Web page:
Inside the Terrordome: Cardiac Ablation

For 5 weeks, I have dealt with an Atria Flutter, a type of arrhythmic heart beat that’s not not quite as severe as Atrial Fibrillation. A Flutter is where the top part of your heart beats out of rhythm (usually faster) than the bottom part. There are a few causes for Atria Flutter but from what I’ve read, people that have had Heart Valve Replacement Surgery will more than likely have to deal with it. In my case, my heart beat was not only louder than normal, it was beating in the 115-135 Beats Per Minute (BPM) range, easily 25 BPM faster than normal. 

On July 9th, I had an EKG that confirmed the Atria Flutter; on the 11th, I had a Heart Echo, to check the heart’s structure (an Echo uses a combination of Sonar, sound waves, and 3D imaging to see the chambers and the valves of the heart). I was put on Metroprolol (a Beta Blocker) to essentially rein in the heart rate, and a date of August 29th was set for a follow-up Cardiologist appointment.

On the 25th, I had a 2nd EKG done, during a check up. The Cardiology Department at University of Louisville Hospital, in conjunction with Jewish Hospital, moved by August appointment up to July 31st, so that they could perform an Ablation on my heart  much sooner.

The Procedure

Some info on Ablations and the particular type that I had: LINK

So, I had to go to Jewish Hospital’s Outpatient Center for this procedure; arrival time was set at 5:30 AM. Despite being soaked by a pop-up thunderstorm, I got there around 5:35. I went through the Registration process (verifying my identity, if I had a Living Will, if I understood the procedure(s), etc.) then went to the Pre-Op Area. A nurse started having me get into a hospital gown, putting my clothes and belongings into plastic bags. Then she shaved parts of my chest, back, shoulders, neck, and groin, where different tubes, wires, and needles would get inserted. She also inserted 2 IVs – one in my right hand, the other in my left hand. While that was going on, the Anesthesiologist, Dr. Bhaka, came in to talk to me, to get my results from my Echo and EKGs, and to start her work. I had to have a 3rd EKG because UofL Hospital somehow lost my charts; with the fiasco with my Warfarin refills a few weeks ago, this didn’t surprise me.

After areas were shaved (including parts of the Nether Regions; that was highly awkward!), IVs were inserted, and EKGs taken, Dr. Bhaka gave me some painkillers and a mild sedative, and nurses wheeled me to the room were the Ablation would happen.

I wish I could have seen more of that room because it looked very interesting! There was the table where I would end up, with different lights above it. There also was, in my best guess, a 6′ x 3′ monitor that could display nearly every vital sign about me. Instead of having me stand up and get on the table, the stretcher/bed I was on simply inflated and the nurses just pushed me over. We had a chuckle about my reaction to the easy Transportation, as they hooked me up to the big monitor and other monitoring devices.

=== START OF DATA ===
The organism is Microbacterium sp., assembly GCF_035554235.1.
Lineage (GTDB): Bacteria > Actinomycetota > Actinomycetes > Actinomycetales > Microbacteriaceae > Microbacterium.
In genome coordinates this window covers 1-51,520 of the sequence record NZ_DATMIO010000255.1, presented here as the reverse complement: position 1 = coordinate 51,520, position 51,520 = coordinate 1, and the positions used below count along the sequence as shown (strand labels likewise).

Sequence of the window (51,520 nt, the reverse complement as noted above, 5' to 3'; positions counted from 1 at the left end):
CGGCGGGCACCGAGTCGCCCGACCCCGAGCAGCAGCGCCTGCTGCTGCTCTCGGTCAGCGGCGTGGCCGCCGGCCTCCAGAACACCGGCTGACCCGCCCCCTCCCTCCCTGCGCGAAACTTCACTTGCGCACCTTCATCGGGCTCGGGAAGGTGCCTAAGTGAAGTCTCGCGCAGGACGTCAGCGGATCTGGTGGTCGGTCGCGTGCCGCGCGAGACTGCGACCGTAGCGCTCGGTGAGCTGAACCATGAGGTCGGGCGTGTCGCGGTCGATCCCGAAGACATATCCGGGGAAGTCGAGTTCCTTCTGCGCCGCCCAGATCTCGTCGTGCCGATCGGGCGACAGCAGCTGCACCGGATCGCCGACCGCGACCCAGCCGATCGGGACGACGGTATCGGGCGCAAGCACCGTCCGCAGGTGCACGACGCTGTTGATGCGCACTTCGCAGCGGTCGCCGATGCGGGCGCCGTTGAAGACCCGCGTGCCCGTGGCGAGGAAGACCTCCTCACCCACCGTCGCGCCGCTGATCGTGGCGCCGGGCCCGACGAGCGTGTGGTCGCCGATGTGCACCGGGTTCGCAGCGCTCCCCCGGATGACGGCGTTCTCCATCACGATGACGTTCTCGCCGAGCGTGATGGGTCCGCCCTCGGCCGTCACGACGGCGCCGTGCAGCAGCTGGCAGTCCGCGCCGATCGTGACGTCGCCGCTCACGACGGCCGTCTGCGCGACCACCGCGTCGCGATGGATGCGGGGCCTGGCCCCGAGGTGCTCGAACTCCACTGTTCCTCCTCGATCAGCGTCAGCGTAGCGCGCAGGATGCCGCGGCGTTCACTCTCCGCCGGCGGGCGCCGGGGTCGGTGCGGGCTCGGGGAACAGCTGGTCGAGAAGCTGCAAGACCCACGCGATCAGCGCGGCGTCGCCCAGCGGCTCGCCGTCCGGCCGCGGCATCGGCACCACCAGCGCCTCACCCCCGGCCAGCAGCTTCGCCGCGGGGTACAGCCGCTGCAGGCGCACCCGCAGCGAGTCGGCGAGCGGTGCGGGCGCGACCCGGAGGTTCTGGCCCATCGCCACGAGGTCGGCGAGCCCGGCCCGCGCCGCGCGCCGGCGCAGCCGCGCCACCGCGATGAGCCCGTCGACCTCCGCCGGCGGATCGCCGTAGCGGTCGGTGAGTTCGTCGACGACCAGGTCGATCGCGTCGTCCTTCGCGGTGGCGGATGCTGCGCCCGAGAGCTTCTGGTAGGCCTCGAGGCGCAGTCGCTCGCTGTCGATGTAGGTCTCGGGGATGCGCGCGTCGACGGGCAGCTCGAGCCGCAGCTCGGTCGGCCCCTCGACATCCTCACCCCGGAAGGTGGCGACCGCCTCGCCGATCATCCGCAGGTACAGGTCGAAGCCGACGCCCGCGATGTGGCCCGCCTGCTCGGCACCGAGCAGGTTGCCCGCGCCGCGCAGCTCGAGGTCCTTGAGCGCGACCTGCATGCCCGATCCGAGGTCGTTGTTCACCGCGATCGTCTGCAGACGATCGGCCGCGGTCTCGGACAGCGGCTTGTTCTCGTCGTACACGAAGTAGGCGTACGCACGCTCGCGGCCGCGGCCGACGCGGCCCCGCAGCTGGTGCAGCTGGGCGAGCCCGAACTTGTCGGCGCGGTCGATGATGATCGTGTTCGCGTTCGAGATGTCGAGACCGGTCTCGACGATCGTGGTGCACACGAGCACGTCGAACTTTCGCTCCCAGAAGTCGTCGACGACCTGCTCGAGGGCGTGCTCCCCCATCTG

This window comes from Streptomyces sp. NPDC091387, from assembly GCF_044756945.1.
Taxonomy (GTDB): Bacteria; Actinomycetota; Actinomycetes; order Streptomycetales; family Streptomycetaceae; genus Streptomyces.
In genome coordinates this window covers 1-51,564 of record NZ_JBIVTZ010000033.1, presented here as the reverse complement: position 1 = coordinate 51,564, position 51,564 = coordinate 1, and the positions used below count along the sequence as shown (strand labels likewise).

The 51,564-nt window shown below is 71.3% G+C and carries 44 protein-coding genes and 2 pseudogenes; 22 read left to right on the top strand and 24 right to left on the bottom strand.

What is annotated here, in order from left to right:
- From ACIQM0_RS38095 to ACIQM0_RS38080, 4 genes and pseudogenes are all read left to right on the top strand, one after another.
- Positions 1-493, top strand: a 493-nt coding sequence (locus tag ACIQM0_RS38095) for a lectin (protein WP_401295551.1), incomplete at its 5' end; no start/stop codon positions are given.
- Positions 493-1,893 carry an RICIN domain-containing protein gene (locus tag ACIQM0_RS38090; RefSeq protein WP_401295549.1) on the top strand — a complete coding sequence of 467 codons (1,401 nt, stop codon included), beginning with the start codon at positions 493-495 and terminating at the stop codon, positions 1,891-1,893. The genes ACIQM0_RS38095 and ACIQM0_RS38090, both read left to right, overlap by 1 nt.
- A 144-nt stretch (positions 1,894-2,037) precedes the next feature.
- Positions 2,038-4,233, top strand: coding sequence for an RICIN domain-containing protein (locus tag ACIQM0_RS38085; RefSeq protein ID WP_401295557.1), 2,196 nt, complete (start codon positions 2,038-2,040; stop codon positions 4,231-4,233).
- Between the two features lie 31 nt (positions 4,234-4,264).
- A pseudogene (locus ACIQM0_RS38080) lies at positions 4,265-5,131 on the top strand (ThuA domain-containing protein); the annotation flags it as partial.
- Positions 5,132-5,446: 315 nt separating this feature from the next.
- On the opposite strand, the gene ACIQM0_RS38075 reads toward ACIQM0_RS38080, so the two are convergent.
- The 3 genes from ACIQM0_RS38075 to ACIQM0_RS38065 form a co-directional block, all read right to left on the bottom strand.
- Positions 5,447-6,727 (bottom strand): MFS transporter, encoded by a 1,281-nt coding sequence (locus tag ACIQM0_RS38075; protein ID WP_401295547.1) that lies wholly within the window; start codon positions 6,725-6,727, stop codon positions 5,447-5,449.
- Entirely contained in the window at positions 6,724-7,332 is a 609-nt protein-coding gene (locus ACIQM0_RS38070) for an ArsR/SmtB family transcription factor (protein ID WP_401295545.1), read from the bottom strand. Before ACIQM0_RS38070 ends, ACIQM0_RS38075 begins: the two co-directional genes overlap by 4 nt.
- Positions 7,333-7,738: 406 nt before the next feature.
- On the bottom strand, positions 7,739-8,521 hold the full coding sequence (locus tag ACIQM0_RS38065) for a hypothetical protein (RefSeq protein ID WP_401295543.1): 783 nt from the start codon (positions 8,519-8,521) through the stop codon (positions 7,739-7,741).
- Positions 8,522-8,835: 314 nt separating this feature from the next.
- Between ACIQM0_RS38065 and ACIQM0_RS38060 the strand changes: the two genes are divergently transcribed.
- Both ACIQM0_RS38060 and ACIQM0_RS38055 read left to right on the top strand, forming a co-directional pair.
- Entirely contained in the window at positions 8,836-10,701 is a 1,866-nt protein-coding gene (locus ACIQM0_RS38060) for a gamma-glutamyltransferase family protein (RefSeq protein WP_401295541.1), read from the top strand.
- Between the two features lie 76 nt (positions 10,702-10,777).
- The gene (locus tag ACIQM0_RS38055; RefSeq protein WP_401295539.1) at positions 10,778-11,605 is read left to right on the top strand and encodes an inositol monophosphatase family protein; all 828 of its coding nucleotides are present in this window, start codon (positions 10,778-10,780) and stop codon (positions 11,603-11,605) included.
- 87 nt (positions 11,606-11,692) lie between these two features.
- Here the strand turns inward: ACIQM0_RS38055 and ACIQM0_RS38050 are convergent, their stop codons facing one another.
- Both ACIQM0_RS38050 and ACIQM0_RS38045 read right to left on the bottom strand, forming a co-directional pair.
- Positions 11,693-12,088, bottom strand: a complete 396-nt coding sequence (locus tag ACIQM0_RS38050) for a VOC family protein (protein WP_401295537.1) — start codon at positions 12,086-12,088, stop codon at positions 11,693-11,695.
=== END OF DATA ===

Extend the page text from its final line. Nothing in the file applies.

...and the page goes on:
Dr. Gupitanon (sp.?), the Specialist performing the Ablation, then arrived. He glanced at some of the readings, talked to me for a few minutes, then went and got prepped. That was the last time that I saw him. Dr. Bhaka gave me a sedative through my right hand IV. I remember saying “This will feel cold in your arm”; I was OUT, less than 15 seconds later.

I went under some time between 7:15 and 7:30. I woke up in the recovery room some time between 10:30 and 10:45. I was groggy but not in too much pain, at the time. I had to lay in bed for 6 hours (counting the procedure), to let everything heal. I had a lunch of a sandwich, chips, and – about an hour later – some fresh fruit pieces, a small bowl of vegetable soup, and Angel Food Cake and ice cream. The grogginess slowly wore off but there was a lot of soreness in my groin, where that catheter went in. My throat also was sore and my voice was gone; I didn’t know it at the time, but a side effect of a Trans Esophageal Echo are bruised vocal chords and a sore throat. At 2:30, the attending nurse let me sit in a chair, where I remained (and had the fruit portion of lunch) until about 4:00, when my sister came by. They discharged me “into her care” and we went back to my apartment for a while, where my older brother joined us, and hung out for an hour or so.

It’s now the early afternoon of August 1st. The grogginess is lingering but it’s not too bad. The catheter insertion site is a nice mix of red, blue, and purple bruising, and it has a fresh new gauze pad on it. The right wrist has less purple but it’s red-and-blue bruised. The throat has stopped hurting but the voice is still raspy, while the midsection is strangely sore. I don’t think anyone gut-punched me while I was sedated.

The best thing is the heart. My readings after the Ablation were 82-90 BPM, over 30 BPM slower! It is also beating much quieter, to the point that my sister had to strain to hear it, instead of hearing it across the room. A major success!

A big thank you to Jewish Hospital for fixing the Atria Flutter. I am off from work until Friday morning, and am on some weight and activity restrictions, so I’m probably just going to chill at home for both days. This might give me time to catch up on playing “Prey”? 😉

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